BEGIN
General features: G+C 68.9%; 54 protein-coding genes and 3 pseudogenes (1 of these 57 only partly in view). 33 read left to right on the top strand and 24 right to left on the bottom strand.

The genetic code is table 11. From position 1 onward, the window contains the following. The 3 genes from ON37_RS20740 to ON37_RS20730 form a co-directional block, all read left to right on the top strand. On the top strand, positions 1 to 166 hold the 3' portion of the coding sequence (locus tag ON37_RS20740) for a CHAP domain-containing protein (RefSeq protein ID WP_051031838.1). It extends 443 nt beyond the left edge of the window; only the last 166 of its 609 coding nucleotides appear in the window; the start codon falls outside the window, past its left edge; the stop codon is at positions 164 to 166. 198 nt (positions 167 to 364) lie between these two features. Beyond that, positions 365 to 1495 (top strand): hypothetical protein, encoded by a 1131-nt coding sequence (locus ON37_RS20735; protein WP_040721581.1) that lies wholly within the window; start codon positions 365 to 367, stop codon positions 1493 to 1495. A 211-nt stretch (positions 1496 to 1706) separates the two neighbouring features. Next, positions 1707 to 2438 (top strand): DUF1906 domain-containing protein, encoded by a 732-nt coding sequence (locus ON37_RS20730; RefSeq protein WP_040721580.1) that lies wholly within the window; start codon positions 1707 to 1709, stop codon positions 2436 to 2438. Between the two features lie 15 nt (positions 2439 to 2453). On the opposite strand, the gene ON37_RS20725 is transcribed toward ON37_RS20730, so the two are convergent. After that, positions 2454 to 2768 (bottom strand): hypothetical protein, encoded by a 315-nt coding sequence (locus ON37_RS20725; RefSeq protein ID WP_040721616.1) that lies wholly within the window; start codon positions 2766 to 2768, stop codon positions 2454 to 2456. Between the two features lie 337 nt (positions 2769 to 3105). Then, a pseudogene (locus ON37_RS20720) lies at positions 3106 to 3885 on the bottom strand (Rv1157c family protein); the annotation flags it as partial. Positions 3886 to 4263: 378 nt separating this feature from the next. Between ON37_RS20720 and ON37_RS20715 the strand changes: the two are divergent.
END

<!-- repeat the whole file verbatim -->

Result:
General features: G+C 68.9%; 54 protein-coding genes and 3 pseudogenes (1 of these 57 only partly in view). 33 read left to right on the top strand and 24 right to left on the bottom strand.

The genetic code is table 11. From position 1 onward, the window contains the following. The 3 genes from ON37_RS20740 to ON37_RS20730 form a co-directional block, all read left to right on the top strand. On the top strand, positions 1 to 166 hold the 3' portion of the coding sequence (locus tag ON37_RS20740) for a CHAP domain-containing protein (RefSeq protein ID WP_051031838.1). It extends 443 nt beyond the left edge of the window; only the last 166 of its 609 coding nucleotides appear in the window; the start codon falls outside the window, past its left edge; the stop codon is at positions 164 to 166. 198 nt (positions 167 to 364) lie between these two features. Beyond that, positions 365 to 1495 (top strand): hypothetical protein, encoded by a 1131-nt coding sequence (locus ON37_RS20735; protein WP_040721581.1) that lies wholly within the window; start codon positions 365 to 367, stop codon positions 1493 to 1495. A 211-nt stretch (positions 1496 to 1706) separates the two neighbouring features. Next, positions 1707 to 2438 (top strand): DUF1906 domain-containing protein, encoded by a 732-nt coding sequence (locus ON37_RS20730; RefSeq protein WP_040721580.1) that lies wholly within the window; start codon positions 1707 to 1709, stop codon positions 2436 to 2438. Between the two features lie 15 nt (positions 2439 to 2453). On the opposite strand, the gene ON37_RS20725 is transcribed toward ON37_RS20730, so the two are convergent. After that, positions 2454 to 2768 (bottom strand): hypothetical protein, encoded by a 315-nt coding sequence (locus ON37_RS20725; RefSeq protein ID WP_040721616.1) that lies wholly within the window; start codon positions 2766 to 2768, stop codon positions 2454 to 2456. Between the two features lie 337 nt (positions 2769 to 3105). Then, a pseudogene (locus ON37_RS20720) lies at positions 3106 to 3885 on the bottom strand (Rv1157c family protein); the annotation flags it as partial. Positions 3886 to 4263: 378 nt separating this feature from the next. Between ON37_RS20720 and ON37_RS20715 the strand changes: the two are divergent.